When I was in London a couple of weeks ago, I asked for a sample of Iskander from the ever-generous and wonderful Les Senteurs and having tried it a couple of times since, I think I can definitely state that Iskander and New York are very close to each other.
So what is so remarkable about that? Well, nothing in and of itself. However, those of you who have followed my blog for a while may be aware that New York and I do not get on at all. I feel bad saying this, because New York receives a lot of love and I am sure it is a very good fragrance, but when I've worn it, it has induced in me a visceral and very real sense of nausea and headache. It's not the first De Nicolai to do this to me either, so I think there must be an ingredient or ingredients in the perfumes that do not react well with me.
So, having said that, I can go further and say that Iskander smells remarkably like New York, yet induces no sense of nausea or headache for me. Why is that? Well, I don't really know, to be honest, but I do know that where the two perfumes differ is in their richness and intensity. New York is far more powerful and smells very rich, complex and heady. It is overwhelming on my skin, but conversely Iskander just smells smooth, suave and downright good!
Out of interest, I have compared the two perfumes' notes, courtesy of Luckyscent:
Iskander - citrus, mandarin, grapefruit, estragon (according to the ever-reliable internet, this is tarragon oil), coriander, orange blossom, oakmoss, amber and musk
New York - bergamot, lemon, cloves, thyme, cinnamon, black pepper, pimento, oakmoss, vetiver and amber
There are plenty of notes the two don't have in common, but the ones that do stand out are citrus, oakmoss and amber, as well as herbs (tarragon vs thyme) and spice (coriander vs black pepper and pimento). I think the commonality ultimately comes from the oakmoss and amber, lending both a complexity that a straightforward citrus fragrance seldom has. Clearly the two are not dead ringers, but close enough for me to have made that association quite easily.
In the end, no matter what note analysis I do, I personally prefer Iskander to New York. If you have tried both, what is your view?
Finally, out of interest, have any of you ever had a severely negative reaction to a perfume, which perfume was it and why do you think this was the case? Perhaps even more interesting, have you ever overcome such an aversion?
Wednesday, 15 August 2012
As usual, I am fairly late to the game, so possibly I am one of the last to try Parfums MDCI's Chypre Palatin. I am probably not one, unsophisticated philistine that I am, to appreciate or to discern the subtle differences between the myriad chypres on the market, whether they contain real oakmoss or not. Whatever, I have to say that I struggled to identify Chypre Palatin as a chypre. With notes of green clementine, hyacinth, lavender, rose, iris, jasmine, benzoin, styrax, vanilla, castoreum, costus and leather accord, I couldn't quite see the connection, and from the notes this has a far more oriental look about it.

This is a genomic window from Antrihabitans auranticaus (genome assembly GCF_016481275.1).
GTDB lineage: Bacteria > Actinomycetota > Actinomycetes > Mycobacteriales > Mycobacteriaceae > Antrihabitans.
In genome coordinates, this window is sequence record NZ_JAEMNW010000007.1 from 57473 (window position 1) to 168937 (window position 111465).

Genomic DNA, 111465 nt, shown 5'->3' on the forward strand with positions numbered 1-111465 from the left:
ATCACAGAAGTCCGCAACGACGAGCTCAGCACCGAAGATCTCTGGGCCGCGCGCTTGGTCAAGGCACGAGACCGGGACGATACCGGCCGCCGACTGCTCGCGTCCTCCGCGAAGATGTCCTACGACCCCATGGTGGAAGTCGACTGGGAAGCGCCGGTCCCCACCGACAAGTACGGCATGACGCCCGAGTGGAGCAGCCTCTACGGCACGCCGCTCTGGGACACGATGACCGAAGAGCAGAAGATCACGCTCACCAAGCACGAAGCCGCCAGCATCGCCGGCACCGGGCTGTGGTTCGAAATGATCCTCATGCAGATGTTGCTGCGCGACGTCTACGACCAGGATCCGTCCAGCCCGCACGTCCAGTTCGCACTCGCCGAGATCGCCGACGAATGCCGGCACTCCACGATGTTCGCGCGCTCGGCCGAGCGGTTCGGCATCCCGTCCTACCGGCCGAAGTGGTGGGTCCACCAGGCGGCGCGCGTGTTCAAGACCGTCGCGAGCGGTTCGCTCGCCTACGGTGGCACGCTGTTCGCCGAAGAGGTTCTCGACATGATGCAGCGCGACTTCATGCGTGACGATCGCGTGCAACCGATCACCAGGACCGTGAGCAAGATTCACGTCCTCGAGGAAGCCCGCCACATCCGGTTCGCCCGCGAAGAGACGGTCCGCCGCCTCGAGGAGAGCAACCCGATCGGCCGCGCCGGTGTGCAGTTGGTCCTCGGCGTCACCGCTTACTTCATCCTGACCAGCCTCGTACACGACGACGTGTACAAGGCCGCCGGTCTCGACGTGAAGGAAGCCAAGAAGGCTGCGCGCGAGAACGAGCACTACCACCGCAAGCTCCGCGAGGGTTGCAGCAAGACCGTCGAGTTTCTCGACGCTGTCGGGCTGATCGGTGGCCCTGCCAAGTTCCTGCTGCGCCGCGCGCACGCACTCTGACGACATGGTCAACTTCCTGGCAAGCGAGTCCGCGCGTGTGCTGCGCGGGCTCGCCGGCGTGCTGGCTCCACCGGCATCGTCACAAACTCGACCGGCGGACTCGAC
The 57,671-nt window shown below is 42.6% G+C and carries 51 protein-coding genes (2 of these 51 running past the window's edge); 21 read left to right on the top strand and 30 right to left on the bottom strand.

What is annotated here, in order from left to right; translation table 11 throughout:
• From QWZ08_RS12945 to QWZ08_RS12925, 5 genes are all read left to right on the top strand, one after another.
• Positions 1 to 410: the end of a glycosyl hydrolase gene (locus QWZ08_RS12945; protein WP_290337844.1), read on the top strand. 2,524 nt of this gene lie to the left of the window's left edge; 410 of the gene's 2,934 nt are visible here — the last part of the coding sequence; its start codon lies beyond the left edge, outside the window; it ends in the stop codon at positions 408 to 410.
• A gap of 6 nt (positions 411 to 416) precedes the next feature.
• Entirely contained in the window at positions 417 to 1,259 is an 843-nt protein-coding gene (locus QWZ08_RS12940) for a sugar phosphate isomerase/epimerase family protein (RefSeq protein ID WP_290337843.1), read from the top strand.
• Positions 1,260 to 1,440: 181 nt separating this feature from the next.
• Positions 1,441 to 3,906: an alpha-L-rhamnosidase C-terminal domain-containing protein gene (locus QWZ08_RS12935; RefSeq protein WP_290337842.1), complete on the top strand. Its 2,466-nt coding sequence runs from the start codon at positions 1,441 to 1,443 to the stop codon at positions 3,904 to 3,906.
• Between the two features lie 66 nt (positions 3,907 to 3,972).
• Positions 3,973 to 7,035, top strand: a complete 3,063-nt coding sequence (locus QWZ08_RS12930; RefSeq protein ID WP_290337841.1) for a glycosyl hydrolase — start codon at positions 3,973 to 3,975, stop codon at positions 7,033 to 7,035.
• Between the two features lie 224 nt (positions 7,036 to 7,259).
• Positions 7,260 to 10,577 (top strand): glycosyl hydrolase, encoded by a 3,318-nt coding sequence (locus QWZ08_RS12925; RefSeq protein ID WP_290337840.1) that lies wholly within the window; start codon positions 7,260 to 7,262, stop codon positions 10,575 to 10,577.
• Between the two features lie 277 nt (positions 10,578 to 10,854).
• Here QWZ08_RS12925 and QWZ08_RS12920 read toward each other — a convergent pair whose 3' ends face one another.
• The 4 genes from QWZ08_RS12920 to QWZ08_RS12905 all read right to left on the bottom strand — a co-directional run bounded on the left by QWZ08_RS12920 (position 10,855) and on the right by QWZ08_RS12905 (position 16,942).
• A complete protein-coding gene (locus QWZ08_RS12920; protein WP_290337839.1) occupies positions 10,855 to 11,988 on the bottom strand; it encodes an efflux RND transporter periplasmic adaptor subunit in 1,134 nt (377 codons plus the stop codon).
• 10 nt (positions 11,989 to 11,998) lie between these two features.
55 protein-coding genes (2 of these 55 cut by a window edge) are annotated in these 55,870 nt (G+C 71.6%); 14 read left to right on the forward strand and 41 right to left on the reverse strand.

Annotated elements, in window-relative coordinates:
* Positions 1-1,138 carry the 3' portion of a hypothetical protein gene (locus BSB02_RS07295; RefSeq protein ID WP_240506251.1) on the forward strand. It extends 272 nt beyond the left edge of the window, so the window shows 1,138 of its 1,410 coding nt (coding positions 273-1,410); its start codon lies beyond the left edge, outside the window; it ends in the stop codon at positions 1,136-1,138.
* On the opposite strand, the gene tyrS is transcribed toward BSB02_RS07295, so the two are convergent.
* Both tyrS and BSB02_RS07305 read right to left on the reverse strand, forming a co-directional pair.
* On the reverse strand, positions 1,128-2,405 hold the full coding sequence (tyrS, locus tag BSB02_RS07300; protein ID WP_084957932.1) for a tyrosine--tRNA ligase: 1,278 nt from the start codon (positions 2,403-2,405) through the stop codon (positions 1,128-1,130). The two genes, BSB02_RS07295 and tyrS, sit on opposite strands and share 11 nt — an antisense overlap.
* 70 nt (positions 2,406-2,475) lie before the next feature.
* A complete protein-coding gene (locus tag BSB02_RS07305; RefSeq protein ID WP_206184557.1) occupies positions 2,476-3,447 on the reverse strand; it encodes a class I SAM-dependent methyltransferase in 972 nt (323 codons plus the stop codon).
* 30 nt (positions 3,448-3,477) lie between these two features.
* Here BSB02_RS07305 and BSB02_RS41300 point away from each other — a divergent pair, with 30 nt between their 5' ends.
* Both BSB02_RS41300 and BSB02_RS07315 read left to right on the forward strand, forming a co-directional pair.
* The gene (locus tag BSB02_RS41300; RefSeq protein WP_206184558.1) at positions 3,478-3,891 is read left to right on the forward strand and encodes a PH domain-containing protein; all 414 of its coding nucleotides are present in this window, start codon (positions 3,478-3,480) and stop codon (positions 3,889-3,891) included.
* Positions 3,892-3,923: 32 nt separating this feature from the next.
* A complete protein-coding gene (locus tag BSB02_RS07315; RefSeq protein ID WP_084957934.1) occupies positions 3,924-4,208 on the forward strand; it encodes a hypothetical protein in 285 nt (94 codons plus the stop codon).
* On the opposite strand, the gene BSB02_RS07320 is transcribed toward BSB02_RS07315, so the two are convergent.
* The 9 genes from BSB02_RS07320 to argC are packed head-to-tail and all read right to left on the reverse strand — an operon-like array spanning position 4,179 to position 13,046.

Not long into spraying on Chypre Palatin, I immediately made a connection with Pure Distance M. I'm not saying they are dead ringers, but they share a lot more than a passing resemblance, in my opinion. Having looked up the above notes, I had a look on the Pure Distance website, where M is described as a leather chypre with an oriental twist. Bingo! The notes for M are bergamot, lemon, rose, jasmine, cinnamon, patchouli, moss, cistus, vetiver, vanilla, leather and musk.
Interestingly, the notes the above share in common are rose, jasmine, costus, vanilla and leather. There may be more in common, but one cannot definitely rely on website note lists. My thinking is that forceful notes like leather and costus are able to bring forth the similarities to my nose.
As some of you may recall, I loved M and wrote about it a number of times. So what about Chypre Palatin? I think if I had never smelled M, I would have been blown away by Chypre Palatin. However smelling it today for the first time (in fairness, repeated wearing may reveal other facets and differences not immediately apparent) I couldn't help but feel slightly disappointed that it reminded me so much of M. That may seem illogical, but there you have it.
Having said that, one thing I do like about Chypre Palatin is it is not as strong and forceful as M, being a bit more restrained. As much as I like M, it can be a bit too much at times, a real powerhouse. Chypre Palatin is no wilting flower, mind you.
So, don't get me wrong. My initial impression of Chypre Palatin is positive, and it is a lovely perfume, but I wish it had not reminded me so much of M, but nevertheless, still recommended.
Tuesday, 14 August 2012
I wrote glowingly of Francis Kurkdjian's Absolue Pour Le Soir a long time ago, here. More than a year and a half later, I don't think my opinion has changed all that much. Having tried the perfume a few times since then, I am more used to its honeyed, animalic rosy incense, suffused with resins and woods, so the initial impact it made on me is slightly diminished, but not by much.